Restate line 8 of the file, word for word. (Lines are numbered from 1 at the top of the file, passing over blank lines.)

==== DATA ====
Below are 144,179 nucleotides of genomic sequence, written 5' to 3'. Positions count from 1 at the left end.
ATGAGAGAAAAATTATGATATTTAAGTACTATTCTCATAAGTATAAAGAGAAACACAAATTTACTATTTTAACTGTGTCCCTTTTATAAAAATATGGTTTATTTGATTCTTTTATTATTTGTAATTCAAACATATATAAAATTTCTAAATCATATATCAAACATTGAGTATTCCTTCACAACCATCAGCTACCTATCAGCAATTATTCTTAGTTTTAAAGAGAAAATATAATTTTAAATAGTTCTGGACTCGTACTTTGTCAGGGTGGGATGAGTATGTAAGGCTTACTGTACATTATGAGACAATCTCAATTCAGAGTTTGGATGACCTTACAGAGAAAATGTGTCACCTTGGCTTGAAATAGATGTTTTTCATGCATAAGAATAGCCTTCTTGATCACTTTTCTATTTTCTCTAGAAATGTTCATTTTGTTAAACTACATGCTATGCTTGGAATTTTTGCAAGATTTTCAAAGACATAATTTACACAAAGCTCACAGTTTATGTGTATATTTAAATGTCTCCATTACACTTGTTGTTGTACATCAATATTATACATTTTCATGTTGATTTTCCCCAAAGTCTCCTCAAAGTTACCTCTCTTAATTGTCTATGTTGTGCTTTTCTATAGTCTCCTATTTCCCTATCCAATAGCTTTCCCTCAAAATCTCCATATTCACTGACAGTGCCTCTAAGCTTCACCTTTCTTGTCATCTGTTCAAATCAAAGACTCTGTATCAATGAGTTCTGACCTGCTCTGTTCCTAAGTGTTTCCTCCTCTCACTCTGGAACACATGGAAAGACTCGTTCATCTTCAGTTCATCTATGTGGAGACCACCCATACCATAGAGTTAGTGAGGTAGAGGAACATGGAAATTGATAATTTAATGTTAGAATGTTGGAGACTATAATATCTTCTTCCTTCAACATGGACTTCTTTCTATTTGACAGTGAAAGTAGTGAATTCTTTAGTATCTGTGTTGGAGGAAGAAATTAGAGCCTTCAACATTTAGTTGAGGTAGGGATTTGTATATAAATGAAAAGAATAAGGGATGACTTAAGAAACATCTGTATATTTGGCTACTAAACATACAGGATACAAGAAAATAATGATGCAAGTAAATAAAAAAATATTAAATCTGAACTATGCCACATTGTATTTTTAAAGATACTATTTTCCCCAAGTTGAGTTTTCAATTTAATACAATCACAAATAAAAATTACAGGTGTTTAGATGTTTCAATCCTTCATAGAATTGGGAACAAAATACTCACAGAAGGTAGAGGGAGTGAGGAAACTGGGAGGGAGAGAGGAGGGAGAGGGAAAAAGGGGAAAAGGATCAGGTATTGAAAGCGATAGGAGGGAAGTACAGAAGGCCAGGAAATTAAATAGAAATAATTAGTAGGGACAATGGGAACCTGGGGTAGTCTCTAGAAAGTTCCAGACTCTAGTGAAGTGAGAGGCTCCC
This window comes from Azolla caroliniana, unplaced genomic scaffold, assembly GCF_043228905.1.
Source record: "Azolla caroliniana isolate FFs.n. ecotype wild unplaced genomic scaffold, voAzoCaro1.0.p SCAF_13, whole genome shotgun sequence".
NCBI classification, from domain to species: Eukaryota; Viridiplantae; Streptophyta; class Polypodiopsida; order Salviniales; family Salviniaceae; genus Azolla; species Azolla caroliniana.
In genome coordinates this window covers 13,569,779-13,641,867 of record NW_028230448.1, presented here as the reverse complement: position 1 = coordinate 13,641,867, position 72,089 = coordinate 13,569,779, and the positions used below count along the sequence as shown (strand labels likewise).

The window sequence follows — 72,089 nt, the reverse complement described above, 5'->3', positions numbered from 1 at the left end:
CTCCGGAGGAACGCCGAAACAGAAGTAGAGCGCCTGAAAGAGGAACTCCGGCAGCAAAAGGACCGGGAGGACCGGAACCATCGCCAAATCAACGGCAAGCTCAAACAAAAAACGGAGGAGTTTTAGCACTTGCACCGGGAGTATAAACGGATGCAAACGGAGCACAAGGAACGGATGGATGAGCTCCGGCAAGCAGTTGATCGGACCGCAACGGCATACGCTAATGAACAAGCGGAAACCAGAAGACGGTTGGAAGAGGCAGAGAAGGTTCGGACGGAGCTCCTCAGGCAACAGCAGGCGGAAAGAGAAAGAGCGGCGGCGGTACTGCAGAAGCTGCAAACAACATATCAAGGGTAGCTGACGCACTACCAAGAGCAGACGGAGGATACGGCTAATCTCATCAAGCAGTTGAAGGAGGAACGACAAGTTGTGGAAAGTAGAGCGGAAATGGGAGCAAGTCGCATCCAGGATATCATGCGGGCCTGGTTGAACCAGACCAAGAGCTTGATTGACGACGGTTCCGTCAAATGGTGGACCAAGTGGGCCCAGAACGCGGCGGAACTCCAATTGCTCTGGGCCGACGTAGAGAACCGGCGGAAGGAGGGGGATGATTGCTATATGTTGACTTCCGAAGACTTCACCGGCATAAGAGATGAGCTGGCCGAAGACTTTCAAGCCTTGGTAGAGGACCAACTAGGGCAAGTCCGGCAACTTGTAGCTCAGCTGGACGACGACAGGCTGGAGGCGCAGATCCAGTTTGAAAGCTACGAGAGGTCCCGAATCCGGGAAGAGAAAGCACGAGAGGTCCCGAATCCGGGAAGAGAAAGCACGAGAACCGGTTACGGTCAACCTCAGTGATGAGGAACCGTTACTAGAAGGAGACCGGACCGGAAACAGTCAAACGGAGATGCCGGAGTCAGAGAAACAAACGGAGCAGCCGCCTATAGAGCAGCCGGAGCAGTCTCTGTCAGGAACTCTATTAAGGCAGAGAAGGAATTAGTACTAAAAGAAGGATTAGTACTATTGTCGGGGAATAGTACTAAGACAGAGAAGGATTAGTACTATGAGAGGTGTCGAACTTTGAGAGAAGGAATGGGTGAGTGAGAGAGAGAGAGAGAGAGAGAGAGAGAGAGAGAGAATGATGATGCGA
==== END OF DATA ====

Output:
CTCCGGAGGAACGCCGAAACAGAAGTAGAGCGCCTGAAAGAGGAACTCCGGCAGCAAAAGGACCGGGAGGACCGGAACCATCGCCAAATCAACGGCAAGCTCAAACAAAAAACGGAGGAGTTTTAGCACTTGCACCGGGAGTATAAACGGATGCAAACGGAGCACAAGGAACGGATGGATGAGCTCCGGCAAGCAGTTGATCGGACCGCAACGGCATACGCTAATGAACAAGCGGAAACCAGAAGACGGTTGGAAGAGGCAGAGAAGGTTCGGACGGAGCTCCTCAGGCAACAGCAGGCGGAAAGAGAAAGAGCGGCGGCGGTACTGCAGAAGCTGCAAACAACATATCAAGGGTAGCTGACGCACTACCAAGAGCAGACGGAGGATACGGCTAATCTCATCAAGCAGTTGAAGGAGGAACGACAAGTTGTGGAAAGTAGAGCGGAAATGGGAGCAAGTCGCATCCAGGATATCATGCGGGCCTGGTTGAACCAGACCAAGAGCTTGATTGACGACGGTTCCGTCAAATGGTGGACCAAGTGGGCCCAGAACGCGGCGGAACTCCAATTGCTCTGGGCCGACGTAGAGAACCGGCGGAAGGAGGGGGATGATTGCTATATGTTGACTTCCGAAGACTTCACCGGCATAAGAGATGAGCTGGCCGAAGACTTTCAAGCCTTGGTAGAGGACCAACTAGGGCAAGTCCGGCAACTTGTAGCTCAGCTGGACGACGACAGGCTGGAGGCGCAGATCCAGTTTGAAAGCTACGAGAGGTCCCGAATCCGGGAAGAGAAAGCACGAGAGGTCCCGAATCCGGGAAGAGAAAGCACGAGAACCGGTTACGGTCAACCTCAGTGATGAGGAACCGTTACTAGAAGGAGACCGGACCGGAAACAGTCAAACGGAGATGCCGGAGTCAGAGAAACAAACGGAGCAGCCGCCTATAGAGCAGCCGGAGCAGTCTCTGTCAGGAACTCTATTAAGGCAGAGAAGGAATTAGTACTAAAAGAAGGATTAGTACTATTGTCGGGGAATAGTACTAAGACAGAGAAGGATTAGTACTATGAGAGGTGTCGAACTTTGAGAGAAGGAATGGGTGAGTGAGAGAGAGAGAGAGAGAGAGAGAGAGAGAGAGAGAATGATGATGCGA